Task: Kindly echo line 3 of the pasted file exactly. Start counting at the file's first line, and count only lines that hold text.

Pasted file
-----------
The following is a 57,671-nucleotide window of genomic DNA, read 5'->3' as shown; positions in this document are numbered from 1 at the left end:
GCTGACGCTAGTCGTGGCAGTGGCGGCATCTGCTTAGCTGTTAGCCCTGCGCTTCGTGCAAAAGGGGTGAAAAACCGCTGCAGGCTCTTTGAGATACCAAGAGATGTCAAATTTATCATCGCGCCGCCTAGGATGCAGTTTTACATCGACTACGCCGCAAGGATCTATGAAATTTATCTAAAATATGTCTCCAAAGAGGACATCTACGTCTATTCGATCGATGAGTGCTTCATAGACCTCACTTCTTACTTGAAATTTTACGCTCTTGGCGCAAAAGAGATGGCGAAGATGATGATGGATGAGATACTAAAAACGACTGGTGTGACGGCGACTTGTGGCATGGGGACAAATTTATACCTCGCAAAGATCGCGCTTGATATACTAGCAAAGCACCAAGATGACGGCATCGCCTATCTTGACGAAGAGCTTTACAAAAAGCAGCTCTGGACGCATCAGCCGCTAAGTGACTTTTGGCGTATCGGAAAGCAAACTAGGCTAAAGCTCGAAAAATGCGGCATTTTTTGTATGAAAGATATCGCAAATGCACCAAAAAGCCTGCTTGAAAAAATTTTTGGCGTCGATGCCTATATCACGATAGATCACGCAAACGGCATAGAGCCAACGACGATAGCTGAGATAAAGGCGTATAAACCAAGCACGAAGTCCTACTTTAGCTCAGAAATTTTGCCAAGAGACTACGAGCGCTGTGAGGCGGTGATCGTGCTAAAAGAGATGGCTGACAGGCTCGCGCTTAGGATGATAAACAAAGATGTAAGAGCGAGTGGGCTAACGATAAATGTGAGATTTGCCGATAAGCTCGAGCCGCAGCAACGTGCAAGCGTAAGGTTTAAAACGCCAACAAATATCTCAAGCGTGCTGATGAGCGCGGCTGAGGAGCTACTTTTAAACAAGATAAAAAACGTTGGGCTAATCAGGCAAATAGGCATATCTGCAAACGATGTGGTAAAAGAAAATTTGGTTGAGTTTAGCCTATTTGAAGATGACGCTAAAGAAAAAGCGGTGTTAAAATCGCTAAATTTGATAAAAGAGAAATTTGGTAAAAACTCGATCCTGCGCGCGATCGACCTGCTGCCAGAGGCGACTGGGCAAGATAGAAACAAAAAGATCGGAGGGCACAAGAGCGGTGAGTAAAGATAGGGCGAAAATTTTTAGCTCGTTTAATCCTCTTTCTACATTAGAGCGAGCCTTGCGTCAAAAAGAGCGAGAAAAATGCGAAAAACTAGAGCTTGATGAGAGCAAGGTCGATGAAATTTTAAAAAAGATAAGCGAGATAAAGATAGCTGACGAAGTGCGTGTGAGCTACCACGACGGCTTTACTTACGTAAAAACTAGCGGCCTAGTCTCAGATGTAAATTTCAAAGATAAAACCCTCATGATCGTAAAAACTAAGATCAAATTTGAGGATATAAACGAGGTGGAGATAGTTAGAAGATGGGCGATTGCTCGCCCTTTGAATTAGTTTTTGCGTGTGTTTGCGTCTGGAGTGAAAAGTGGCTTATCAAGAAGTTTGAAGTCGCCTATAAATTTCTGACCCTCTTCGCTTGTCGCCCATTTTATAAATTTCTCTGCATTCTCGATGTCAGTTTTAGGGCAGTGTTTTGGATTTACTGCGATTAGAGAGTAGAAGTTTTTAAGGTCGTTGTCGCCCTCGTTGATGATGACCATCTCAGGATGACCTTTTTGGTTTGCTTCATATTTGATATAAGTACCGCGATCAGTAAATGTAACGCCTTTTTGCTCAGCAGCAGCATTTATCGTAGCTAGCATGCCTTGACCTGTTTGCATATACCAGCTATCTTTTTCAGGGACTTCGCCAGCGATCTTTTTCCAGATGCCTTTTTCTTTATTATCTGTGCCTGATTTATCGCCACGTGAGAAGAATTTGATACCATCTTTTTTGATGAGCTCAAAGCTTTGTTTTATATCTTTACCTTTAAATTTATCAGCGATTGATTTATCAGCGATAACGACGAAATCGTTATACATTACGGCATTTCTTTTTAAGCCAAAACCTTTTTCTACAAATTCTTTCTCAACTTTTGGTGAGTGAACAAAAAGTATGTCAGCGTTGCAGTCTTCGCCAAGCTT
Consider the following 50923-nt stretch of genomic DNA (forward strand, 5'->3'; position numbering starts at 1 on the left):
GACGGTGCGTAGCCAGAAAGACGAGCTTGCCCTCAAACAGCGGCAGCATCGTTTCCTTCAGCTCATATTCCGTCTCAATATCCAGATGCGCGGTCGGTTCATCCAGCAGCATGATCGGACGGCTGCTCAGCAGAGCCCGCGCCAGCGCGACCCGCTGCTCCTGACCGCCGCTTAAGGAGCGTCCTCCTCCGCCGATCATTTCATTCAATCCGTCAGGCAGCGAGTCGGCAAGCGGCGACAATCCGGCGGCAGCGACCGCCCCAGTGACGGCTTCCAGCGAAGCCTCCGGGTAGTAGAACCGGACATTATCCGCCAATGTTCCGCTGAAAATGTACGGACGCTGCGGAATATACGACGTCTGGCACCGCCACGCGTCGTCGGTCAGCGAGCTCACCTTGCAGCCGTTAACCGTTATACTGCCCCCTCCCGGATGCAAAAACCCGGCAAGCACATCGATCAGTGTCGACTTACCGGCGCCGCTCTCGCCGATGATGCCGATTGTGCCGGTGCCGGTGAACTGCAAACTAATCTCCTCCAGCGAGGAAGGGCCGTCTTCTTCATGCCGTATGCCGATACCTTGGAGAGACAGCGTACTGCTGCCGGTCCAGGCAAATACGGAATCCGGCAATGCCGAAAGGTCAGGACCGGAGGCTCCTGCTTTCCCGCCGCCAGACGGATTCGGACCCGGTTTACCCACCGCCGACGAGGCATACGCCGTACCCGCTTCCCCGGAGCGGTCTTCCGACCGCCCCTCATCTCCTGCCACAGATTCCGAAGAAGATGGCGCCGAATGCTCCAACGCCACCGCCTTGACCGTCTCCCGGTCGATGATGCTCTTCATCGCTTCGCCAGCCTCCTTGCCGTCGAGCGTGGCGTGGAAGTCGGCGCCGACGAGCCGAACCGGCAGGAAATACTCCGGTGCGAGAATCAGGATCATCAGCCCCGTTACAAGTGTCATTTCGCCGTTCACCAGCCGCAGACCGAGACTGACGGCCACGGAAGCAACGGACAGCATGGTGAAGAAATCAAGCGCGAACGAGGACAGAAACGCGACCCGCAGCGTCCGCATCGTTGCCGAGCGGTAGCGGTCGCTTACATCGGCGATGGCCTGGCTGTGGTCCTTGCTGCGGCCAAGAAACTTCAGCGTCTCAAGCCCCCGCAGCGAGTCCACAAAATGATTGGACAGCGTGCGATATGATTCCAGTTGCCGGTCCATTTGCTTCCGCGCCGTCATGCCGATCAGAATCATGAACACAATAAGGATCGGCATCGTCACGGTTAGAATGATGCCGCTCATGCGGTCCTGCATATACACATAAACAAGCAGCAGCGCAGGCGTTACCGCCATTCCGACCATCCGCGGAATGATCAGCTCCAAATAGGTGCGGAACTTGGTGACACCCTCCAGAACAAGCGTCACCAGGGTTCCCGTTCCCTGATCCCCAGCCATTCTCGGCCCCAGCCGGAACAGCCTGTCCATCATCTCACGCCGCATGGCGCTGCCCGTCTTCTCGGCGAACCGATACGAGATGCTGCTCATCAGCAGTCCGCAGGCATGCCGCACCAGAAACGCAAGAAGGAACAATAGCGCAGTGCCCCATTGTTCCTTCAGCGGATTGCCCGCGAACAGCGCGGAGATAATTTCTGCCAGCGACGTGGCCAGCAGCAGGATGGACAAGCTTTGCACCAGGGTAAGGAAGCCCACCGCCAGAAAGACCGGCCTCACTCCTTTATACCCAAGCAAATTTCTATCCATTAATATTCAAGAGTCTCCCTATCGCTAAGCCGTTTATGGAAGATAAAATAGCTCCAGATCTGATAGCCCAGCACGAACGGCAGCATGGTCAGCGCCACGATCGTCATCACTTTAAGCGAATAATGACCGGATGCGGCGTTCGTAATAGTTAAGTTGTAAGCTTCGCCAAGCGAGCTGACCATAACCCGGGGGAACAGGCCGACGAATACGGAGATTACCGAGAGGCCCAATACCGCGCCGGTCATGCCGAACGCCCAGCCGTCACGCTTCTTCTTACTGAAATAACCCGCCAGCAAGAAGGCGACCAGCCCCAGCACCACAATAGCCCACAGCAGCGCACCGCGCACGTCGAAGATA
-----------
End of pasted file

Consider the following 50923-nt stretch of genomic DNA (forward strand, 5'->3'; position numbering starts at 1 on the left):